Ms. Junius 11, F. 82, Bodleian Library, Oxford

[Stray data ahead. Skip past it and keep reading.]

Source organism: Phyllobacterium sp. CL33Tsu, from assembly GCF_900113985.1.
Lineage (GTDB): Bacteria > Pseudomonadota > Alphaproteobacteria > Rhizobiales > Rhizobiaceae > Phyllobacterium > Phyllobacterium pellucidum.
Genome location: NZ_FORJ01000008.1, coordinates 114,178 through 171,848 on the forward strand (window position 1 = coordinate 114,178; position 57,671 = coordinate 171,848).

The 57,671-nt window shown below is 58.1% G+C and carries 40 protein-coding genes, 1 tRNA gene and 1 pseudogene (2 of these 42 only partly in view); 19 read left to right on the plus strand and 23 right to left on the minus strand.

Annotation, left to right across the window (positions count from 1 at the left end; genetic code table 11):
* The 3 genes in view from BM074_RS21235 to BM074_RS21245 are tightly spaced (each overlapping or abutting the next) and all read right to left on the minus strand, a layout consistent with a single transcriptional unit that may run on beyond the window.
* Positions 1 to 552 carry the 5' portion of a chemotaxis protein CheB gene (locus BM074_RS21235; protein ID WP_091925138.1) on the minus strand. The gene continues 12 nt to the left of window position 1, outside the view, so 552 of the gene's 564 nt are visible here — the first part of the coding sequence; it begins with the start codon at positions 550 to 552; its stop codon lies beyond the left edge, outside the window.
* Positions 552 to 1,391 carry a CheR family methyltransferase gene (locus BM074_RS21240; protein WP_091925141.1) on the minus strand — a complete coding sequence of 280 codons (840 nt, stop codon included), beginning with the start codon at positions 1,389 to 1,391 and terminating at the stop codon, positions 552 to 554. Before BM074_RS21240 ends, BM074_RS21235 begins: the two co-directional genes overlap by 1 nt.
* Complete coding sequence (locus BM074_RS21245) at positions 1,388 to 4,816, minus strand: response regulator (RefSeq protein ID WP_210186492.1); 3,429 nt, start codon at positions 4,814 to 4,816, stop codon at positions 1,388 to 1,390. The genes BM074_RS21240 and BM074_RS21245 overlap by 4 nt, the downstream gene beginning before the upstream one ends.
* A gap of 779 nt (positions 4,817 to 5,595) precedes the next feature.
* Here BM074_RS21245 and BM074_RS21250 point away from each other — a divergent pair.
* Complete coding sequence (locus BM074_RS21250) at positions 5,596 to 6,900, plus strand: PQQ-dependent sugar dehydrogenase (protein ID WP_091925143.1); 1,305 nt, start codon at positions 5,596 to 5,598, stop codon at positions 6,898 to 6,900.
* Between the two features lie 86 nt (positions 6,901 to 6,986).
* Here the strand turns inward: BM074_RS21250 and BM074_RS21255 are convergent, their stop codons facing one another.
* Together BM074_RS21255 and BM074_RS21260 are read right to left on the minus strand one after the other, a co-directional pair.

The first English Bible. An Anglo-Saxon paraphrase of Genesis 11 accompanies an illustration of the Tower of Babel in this tenth-century manuscript from the Bodleian Library at Oxford. In the 17th century, Francis Junius, a royal librarian and friend of Milton, recognized that the manuscript contained poems otherwise known only from quotations in the seventh-century writings of the Anglo-Saxon church historian the Venerable Bede. According to Bede, the poems, based heavily on Genesis, Exodus and the Gospels, were composed by an unlettered, seventh-century, Anglo-Saxon cowherd named Caedmon. Today, only a handful of the poems in the Bodleian’s Caedmon Manuscript are actually ascribed to Caedmon. These few texts are the earliest extant (albeit loose) translations of the Bible into English.